Soeur Marie-Anne LeBreton, MSC

In Memoriam

Maria Le Breton was born on April 14, 1923, at Tourneville, a hamlet of Annoville in the department of the Manche, in Normandy. Like all inhabitants of the French coastal region, her parents were truck farmers who raised crops to sell in the town markets. They lived near the seacoast on the road to Annoville, and Maria grew up working with her family. She loved the sea, harvesting mussels, and working in the garden. Maria handled a boat as easily as she maneuvered a plow. Each week she went with her mother to the market to sell their vegetables. Always available, she helped anyone who asked for her aid. Maria attended the free school at Lingreville where she animated a youth group and participated in parish activities.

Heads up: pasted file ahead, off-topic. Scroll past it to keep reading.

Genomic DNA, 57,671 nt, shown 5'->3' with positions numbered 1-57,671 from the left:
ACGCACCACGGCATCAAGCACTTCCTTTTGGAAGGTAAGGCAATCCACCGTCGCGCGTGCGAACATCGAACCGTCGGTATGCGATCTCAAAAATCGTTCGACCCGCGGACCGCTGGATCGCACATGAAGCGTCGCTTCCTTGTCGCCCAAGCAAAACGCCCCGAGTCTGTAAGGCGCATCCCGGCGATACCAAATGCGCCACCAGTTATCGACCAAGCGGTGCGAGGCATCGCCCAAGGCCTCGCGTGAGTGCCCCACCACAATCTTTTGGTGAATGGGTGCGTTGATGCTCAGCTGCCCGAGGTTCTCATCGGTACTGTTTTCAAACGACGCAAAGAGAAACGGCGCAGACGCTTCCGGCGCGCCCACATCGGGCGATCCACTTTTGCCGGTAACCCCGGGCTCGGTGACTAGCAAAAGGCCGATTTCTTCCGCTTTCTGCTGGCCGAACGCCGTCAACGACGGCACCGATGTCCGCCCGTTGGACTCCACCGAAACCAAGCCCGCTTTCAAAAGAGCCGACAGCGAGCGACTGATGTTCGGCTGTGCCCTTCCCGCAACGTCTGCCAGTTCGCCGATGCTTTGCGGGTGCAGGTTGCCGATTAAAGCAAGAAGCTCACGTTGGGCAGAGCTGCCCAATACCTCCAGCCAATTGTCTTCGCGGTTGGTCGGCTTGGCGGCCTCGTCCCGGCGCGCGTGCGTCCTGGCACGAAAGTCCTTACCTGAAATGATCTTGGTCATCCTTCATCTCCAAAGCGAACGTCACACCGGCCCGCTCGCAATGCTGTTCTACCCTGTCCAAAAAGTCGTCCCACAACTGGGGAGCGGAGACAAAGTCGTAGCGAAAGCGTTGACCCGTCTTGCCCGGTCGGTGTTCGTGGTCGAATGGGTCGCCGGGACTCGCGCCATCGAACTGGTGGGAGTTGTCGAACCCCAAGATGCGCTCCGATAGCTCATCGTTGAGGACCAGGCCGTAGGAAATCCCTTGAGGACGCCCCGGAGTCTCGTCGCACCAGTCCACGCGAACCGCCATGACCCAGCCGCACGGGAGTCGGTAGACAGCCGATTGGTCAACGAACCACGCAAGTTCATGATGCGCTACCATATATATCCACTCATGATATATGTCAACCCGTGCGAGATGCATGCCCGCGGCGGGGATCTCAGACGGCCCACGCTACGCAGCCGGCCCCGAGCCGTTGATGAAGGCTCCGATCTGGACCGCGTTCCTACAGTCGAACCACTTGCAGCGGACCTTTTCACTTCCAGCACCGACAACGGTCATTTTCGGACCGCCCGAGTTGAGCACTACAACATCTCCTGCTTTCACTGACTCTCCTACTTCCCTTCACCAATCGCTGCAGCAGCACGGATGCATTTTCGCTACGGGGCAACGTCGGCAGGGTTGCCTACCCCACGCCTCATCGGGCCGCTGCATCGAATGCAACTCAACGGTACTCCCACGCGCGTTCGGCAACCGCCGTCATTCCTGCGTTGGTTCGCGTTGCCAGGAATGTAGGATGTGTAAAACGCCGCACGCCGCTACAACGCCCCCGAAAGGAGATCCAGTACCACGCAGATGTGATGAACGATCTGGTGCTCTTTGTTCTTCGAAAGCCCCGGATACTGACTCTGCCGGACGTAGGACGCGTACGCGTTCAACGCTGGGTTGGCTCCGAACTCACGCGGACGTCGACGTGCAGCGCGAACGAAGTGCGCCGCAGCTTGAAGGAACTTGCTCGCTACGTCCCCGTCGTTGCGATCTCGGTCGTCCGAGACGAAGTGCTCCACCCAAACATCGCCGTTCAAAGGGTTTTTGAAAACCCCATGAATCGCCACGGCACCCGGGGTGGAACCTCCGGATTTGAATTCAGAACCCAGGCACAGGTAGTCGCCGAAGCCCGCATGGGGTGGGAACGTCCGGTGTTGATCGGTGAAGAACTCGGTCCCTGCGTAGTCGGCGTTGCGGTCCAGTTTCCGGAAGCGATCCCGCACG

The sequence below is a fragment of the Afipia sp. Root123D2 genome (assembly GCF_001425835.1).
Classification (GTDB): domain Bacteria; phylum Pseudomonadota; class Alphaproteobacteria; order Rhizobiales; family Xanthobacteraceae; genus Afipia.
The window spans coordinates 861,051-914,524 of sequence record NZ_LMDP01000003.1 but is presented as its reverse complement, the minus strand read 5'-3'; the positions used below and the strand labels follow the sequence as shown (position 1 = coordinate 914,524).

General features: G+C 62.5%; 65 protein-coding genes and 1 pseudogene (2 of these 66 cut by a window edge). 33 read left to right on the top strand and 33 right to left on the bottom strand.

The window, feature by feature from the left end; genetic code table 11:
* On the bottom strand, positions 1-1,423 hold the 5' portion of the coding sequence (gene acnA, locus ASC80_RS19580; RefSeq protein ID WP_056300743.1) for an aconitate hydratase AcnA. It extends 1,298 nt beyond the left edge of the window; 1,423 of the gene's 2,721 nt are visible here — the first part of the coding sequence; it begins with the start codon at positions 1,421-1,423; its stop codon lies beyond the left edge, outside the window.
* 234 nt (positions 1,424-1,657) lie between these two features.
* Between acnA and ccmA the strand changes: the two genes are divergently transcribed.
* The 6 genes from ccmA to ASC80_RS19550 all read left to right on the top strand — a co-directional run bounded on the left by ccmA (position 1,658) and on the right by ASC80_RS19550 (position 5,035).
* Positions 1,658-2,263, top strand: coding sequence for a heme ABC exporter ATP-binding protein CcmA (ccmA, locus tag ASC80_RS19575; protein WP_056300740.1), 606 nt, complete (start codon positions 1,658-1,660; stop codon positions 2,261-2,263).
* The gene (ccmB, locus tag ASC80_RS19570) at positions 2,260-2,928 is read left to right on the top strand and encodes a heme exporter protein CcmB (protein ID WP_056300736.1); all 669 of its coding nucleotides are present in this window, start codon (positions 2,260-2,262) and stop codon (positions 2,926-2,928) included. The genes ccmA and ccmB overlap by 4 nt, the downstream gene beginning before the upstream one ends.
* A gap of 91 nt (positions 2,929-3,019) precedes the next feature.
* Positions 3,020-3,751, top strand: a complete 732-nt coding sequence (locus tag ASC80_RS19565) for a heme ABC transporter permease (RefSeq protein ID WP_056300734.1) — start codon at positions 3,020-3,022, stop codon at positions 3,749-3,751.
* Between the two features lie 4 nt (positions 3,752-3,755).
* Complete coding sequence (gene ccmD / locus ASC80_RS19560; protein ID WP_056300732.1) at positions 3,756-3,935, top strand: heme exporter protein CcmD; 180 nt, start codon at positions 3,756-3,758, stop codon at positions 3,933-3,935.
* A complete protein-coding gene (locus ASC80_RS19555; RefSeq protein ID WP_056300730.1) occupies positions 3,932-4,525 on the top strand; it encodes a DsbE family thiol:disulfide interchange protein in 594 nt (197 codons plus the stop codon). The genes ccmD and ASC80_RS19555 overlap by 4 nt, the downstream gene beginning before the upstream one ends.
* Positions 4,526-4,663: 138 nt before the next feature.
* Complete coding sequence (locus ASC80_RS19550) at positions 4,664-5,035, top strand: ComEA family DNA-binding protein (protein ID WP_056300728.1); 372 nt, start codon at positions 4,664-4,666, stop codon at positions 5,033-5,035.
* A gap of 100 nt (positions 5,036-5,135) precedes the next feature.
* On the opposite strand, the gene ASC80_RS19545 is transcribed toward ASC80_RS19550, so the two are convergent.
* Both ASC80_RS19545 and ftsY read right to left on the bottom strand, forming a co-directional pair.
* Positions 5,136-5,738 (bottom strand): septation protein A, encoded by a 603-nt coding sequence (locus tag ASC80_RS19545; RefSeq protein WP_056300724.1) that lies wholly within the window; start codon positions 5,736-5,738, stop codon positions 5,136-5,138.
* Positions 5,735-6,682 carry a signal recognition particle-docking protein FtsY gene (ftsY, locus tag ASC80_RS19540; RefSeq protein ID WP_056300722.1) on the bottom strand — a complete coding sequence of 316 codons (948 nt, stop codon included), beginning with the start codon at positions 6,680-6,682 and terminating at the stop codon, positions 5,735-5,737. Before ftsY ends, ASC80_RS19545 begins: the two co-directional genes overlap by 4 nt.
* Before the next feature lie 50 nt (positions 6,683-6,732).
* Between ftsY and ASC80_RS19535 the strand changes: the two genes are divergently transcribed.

Sister Marie-Anne left us her own testimony: “It’s thanks to my parents that I became attached to Jesus and turned to others. I think it was due to the youth group that my faith grew and deepened. For more than ten years I reflected with others on the meaning of our lives, the place and the promotion of women in the rural world, all of that in union with the gospel. An event that marked my life and my faith was that of meeting the Marianite sisters who were arriving in our area. One of them, a home-health nurse, challenged me by her devotion, her great availability and her openness. Working together with the community for the parish and for the people of the countryside, I learned the missionary spirit of Father Moreau. This is why I became a Marianite.”